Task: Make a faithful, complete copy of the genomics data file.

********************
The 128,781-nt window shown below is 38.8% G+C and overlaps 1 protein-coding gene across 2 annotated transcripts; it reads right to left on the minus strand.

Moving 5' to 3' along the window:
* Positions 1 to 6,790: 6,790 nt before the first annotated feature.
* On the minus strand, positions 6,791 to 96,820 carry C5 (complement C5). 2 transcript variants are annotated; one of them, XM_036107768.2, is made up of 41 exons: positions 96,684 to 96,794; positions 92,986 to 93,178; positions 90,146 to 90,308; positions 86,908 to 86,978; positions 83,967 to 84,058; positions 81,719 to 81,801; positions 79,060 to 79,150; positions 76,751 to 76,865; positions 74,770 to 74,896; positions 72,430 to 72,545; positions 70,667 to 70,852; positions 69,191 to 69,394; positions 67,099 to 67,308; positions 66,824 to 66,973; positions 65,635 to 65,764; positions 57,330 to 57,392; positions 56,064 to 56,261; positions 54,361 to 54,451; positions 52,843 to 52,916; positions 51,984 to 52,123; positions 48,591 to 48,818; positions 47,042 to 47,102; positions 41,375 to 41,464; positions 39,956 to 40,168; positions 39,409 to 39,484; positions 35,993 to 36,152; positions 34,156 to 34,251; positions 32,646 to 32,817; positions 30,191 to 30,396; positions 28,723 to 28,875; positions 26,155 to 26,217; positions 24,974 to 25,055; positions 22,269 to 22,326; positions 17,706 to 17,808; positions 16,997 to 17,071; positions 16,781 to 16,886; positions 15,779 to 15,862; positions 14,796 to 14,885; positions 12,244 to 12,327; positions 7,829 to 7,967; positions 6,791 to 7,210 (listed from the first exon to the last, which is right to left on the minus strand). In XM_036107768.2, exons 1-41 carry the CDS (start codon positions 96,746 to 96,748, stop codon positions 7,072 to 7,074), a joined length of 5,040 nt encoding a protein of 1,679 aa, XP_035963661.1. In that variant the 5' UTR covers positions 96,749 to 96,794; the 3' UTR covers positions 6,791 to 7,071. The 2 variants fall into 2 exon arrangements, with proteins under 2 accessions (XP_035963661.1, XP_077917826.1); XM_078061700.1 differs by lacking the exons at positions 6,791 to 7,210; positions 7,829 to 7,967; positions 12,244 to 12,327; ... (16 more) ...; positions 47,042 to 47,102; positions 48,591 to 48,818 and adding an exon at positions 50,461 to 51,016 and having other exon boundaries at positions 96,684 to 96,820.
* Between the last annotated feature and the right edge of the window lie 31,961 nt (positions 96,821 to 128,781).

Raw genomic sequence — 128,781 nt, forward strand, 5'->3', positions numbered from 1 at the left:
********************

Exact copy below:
The 128,781-nt window shown below is 38.8% G+C and overlaps 1 protein-coding gene across 2 annotated transcripts; it reads right to left on the minus strand.

Moving 5' to 3' along the window:
* Positions 1 to 6,790: 6,790 nt before the first annotated feature.
* On the minus strand, positions 6,791 to 96,820 carry C5 (complement C5). 2 transcript variants are annotated; one of them, XM_036107768.2, is made up of 41 exons: positions 96,684 to 96,794; positions 92,986 to 93,178; positions 90,146 to 90,308; positions 86,908 to 86,978; positions 83,967 to 84,058; positions 81,719 to 81,801; positions 79,060 to 79,150; positions 76,751 to 76,865; positions 74,770 to 74,896; positions 72,430 to 72,545; positions 70,667 to 70,852; positions 69,191 to 69,394; positions 67,099 to 67,308; positions 66,824 to 66,973; positions 65,635 to 65,764; positions 57,330 to 57,392; positions 56,064 to 56,261; positions 54,361 to 54,451; positions 52,843 to 52,916; positions 51,984 to 52,123; positions 48,591 to 48,818; positions 47,042 to 47,102; positions 41,375 to 41,464; positions 39,956 to 40,168; positions 39,409 to 39,484; positions 35,993 to 36,152; positions 34,156 to 34,251; positions 32,646 to 32,817; positions 30,191 to 30,396; positions 28,723 to 28,875; positions 26,155 to 26,217; positions 24,974 to 25,055; positions 22,269 to 22,326; positions 17,706 to 17,808; positions 16,997 to 17,071; positions 16,781 to 16,886; positions 15,779 to 15,862; positions 14,796 to 14,885; positions 12,244 to 12,327; positions 7,829 to 7,967; positions 6,791 to 7,210 (listed from the first exon to the last, which is right to left on the minus strand). In XM_036107768.2, exons 1-41 carry the CDS (start codon positions 96,746 to 96,748, stop codon positions 7,072 to 7,074), a joined length of 5,040 nt encoding a protein of 1,679 aa, XP_035963661.1. In that variant the 5' UTR covers positions 96,749 to 96,794; the 3' UTR covers positions 6,791 to 7,071. The 2 variants fall into 2 exon arrangements, with proteins under 2 accessions (XP_035963661.1, XP_077917826.1); XM_078061700.1 differs by lacking the exons at positions 6,791 to 7,210; positions 7,829 to 7,967; positions 12,244 to 12,327; ... (16 more) ...; positions 47,042 to 47,102; positions 48,591 to 48,818 and adding an exon at positions 50,461 to 51,016 and having other exon boundaries at positions 96,684 to 96,820.
* Between the last annotated feature and the right edge of the window lie 31,961 nt (positions 96,821 to 128,781).

Raw genomic sequence — 128,781 nt, forward strand, 5'->3', positions numbered from 1 at the left: